Part 7: Inquiries since July 2008

Local government: Results of the 2008/09 audits.

The overall picture of our inquiries work

In our last two annual reports to Parliament,60 we have noted that the inquiries function of the Office is coming under increasing pressure. The volume of requests has increased and, more significantly, the scale and complexity of the issues we are being asked to consider has also increased. In particular, in 2008/09, our work was dominated by a number of large and high-profile inquiries that we were asked to carry out by public entities or by their responsible Ministers.

In this Part, we discuss:

The number of requests for inquiries we receive

In 2008/09, we received a total of 271 requests for inquiries, and carried forward 27 from the previous year. We completed responses to 254 requests and carried forward 44 to the next year. A significant volume of our overall inquiries workload continues to be generated by the local government sector. More than 150 of the 271 requests received and 170 of the completed responses related to local government matters. Of the matters that resulted in inquiry work by us, more than 70% were in the local government sector.

Focus on the Local Authorities (Members' Interests) Act 1968

We have also carried out several significant inquiries and noted an unusual level of work related to the Local Authorities (Members' Interests) Act 1968. The question of whether councillors have financial or other conflicts of interest in decisions made by their local authority has become a more significant part of our work. In particular, during the last year or more, we investigated possible breaches of the Local Authorities (Members' Interests) Act 1968 in the Thames-Coromandel District Council and Environment Canterbury. We discuss these issues separately later in this Part (Thames-Coromandel District Council, see paragraphs 7.28-7.37) and in Part 8 (Environment Canterbury, see paragraphs 8.12-8.42).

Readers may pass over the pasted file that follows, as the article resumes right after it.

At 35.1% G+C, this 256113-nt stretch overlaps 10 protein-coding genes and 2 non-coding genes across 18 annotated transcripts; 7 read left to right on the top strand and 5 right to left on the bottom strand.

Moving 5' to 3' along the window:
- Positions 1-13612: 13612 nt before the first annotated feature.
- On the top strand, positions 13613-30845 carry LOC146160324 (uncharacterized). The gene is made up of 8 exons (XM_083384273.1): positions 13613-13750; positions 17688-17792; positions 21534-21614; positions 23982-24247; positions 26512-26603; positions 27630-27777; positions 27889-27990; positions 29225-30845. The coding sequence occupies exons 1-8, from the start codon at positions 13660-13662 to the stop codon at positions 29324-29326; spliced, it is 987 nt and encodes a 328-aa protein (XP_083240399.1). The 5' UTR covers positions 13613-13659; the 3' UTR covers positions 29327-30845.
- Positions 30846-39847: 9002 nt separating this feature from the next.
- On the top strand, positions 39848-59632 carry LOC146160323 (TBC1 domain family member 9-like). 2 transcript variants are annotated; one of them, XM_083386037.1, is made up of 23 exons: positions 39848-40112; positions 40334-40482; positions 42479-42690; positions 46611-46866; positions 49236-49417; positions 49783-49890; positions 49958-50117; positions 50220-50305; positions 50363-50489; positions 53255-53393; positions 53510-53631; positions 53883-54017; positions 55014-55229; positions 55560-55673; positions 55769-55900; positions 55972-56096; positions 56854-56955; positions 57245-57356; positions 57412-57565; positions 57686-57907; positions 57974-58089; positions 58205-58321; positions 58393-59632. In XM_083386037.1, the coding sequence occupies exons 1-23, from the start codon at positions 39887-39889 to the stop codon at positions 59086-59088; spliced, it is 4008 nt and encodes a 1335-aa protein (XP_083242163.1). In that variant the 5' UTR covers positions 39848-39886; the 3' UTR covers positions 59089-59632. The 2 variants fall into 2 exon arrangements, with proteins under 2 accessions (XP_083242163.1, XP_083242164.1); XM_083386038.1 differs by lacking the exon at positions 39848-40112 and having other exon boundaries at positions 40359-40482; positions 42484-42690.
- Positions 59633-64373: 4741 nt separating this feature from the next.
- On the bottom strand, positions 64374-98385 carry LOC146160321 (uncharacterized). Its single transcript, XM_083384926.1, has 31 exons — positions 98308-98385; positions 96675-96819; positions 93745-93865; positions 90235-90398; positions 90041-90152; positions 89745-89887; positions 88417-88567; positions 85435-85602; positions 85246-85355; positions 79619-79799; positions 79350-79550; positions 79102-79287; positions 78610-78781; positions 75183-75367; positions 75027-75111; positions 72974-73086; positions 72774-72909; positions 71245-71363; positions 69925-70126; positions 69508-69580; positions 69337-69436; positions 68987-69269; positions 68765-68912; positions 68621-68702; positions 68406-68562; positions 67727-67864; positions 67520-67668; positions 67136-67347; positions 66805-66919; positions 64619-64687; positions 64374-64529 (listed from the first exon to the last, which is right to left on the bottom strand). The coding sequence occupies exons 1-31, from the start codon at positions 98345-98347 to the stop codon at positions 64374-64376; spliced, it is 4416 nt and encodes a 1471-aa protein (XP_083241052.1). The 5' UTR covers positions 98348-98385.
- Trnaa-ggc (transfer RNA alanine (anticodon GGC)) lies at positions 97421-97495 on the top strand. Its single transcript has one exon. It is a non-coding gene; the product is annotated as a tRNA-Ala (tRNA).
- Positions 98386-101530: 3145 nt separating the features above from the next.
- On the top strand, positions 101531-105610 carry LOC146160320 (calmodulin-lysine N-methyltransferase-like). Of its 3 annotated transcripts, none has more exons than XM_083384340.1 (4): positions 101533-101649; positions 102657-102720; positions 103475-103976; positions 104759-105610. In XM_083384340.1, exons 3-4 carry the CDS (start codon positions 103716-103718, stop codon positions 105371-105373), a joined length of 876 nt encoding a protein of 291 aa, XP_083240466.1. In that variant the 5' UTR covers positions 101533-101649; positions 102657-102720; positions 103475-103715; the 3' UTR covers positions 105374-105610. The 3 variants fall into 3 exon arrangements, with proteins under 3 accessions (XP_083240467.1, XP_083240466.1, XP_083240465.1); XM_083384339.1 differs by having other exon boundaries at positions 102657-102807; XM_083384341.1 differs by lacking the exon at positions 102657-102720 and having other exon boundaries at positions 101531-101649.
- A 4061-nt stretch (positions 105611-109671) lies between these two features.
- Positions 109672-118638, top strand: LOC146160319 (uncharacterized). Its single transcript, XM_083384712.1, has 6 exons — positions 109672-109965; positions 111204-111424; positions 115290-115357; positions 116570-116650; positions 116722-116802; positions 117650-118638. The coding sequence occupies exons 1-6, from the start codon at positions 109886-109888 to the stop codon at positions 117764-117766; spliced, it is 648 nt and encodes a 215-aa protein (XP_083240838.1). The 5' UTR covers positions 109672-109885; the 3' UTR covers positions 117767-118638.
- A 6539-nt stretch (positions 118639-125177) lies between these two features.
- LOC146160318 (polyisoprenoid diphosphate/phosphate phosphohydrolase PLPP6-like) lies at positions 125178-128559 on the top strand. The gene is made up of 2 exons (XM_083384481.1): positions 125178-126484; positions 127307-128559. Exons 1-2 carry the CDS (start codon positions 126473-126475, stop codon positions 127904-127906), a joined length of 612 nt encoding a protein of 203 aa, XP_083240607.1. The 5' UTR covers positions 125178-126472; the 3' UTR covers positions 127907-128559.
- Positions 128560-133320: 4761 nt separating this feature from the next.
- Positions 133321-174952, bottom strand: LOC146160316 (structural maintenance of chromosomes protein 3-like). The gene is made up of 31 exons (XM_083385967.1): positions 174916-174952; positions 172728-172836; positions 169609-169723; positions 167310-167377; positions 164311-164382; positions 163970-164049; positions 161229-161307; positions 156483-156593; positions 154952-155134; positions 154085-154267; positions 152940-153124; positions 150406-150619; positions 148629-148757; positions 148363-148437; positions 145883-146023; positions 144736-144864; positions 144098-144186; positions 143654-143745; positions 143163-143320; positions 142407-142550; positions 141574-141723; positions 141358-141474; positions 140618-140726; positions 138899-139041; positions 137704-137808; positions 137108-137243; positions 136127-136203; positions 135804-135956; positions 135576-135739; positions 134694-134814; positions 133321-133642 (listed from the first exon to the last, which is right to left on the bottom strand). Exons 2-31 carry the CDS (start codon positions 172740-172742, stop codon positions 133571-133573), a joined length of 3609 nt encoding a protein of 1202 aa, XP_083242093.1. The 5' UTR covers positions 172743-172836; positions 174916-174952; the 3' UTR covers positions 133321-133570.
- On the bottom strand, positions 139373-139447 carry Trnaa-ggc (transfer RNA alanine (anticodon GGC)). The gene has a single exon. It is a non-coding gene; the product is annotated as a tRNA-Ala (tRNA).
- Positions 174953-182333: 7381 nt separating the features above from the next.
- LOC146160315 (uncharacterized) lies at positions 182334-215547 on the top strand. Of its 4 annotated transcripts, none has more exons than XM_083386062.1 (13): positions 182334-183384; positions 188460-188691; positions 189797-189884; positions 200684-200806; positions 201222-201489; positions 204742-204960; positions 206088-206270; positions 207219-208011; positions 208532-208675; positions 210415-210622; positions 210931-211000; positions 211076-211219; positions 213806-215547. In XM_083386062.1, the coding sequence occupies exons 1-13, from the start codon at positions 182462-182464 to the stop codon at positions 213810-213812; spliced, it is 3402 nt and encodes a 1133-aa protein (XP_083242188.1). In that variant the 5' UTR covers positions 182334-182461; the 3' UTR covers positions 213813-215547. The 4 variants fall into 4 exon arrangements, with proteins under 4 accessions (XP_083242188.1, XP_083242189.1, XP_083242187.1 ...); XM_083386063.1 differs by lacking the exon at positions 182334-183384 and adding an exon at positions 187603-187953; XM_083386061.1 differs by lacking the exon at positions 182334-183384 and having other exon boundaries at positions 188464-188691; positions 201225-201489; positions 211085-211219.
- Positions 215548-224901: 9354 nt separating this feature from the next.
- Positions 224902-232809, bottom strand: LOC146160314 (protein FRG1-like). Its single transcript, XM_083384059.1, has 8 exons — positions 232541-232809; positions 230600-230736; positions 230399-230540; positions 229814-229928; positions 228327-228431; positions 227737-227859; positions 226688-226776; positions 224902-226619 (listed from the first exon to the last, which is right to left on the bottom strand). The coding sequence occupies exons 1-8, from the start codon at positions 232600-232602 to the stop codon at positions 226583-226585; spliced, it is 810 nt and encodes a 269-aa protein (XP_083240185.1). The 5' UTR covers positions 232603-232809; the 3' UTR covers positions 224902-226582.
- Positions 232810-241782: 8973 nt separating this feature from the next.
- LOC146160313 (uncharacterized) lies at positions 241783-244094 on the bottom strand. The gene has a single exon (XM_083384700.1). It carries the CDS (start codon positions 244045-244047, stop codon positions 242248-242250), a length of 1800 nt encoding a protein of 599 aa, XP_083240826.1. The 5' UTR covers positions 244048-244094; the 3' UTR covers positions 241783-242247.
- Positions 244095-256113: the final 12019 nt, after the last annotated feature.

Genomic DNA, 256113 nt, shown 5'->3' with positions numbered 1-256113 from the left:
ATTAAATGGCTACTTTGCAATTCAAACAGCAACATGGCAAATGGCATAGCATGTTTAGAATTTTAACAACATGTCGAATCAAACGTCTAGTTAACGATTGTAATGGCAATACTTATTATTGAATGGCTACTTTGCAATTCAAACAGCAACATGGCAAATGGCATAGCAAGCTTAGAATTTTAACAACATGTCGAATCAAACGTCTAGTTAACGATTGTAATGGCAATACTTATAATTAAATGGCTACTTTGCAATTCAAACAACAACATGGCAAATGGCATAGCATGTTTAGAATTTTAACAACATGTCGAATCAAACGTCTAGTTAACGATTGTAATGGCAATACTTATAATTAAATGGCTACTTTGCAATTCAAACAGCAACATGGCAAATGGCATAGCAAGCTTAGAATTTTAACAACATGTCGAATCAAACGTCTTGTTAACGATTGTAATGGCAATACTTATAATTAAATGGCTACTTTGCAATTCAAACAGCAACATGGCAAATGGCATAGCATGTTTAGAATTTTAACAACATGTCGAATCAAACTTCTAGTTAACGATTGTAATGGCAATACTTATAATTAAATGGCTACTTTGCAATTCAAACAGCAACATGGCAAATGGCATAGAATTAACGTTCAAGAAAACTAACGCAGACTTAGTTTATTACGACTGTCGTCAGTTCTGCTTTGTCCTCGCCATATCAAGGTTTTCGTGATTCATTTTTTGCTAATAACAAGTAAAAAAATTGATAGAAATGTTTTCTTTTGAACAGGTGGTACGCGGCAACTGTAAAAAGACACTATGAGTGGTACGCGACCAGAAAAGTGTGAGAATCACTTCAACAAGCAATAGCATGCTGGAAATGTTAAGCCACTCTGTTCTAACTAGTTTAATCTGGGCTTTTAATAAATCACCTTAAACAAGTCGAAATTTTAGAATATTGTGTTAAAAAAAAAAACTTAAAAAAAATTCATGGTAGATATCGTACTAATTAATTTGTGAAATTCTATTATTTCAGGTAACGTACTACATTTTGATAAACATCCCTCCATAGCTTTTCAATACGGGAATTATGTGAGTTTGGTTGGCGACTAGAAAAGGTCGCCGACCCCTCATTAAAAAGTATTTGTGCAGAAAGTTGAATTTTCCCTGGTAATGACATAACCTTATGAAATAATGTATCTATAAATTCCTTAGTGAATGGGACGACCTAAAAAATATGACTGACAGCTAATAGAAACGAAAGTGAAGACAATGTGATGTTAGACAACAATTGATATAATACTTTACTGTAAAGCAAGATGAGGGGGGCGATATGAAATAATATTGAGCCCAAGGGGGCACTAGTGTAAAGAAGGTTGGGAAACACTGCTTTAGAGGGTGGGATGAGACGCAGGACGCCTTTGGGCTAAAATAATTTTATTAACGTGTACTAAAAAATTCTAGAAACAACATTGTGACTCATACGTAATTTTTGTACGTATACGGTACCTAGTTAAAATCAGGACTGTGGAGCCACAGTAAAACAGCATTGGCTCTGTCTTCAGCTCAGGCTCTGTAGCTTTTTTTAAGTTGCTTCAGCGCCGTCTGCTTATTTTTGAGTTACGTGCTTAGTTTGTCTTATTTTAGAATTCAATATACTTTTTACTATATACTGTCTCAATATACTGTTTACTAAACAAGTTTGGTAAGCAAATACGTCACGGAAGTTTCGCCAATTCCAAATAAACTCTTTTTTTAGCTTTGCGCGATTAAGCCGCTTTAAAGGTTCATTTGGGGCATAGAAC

How we approach requests for inquiries

We receive a large number of requests for inquiries each year. Often, we receive a number of requests about the same issue if it is a matter of public controversy. Most requests do not result in an inquiry. Some raise issues that are outside our mandate, have not yet been raised directly with the relevant public entity, or are better dealt with by another organisation. In such cases, we advise correspondents that we cannot assist, and may suggest other steps they could take.

For those requests that we decide are correctly directed to us, we consider each one to determine the most appropriate way to proceed. Factors we consider include the seriousness of the issues raised, whether we consider an inquiry to be in the public's interest, and whether we have the resources to consider the issues.

We classify inquiries into three categories – "routine", "sensitive", and "major" – depending on the seriousness of the issues raised. A routine inquiry involves straightforward issues, and can often be carried out either by a review of documents or through correspondence and discussion with the public entity. It will not usually result in a published report. We always advise the correspondent of our conclusions and the reasons for them, and in some instances we advise the public entity of the matter.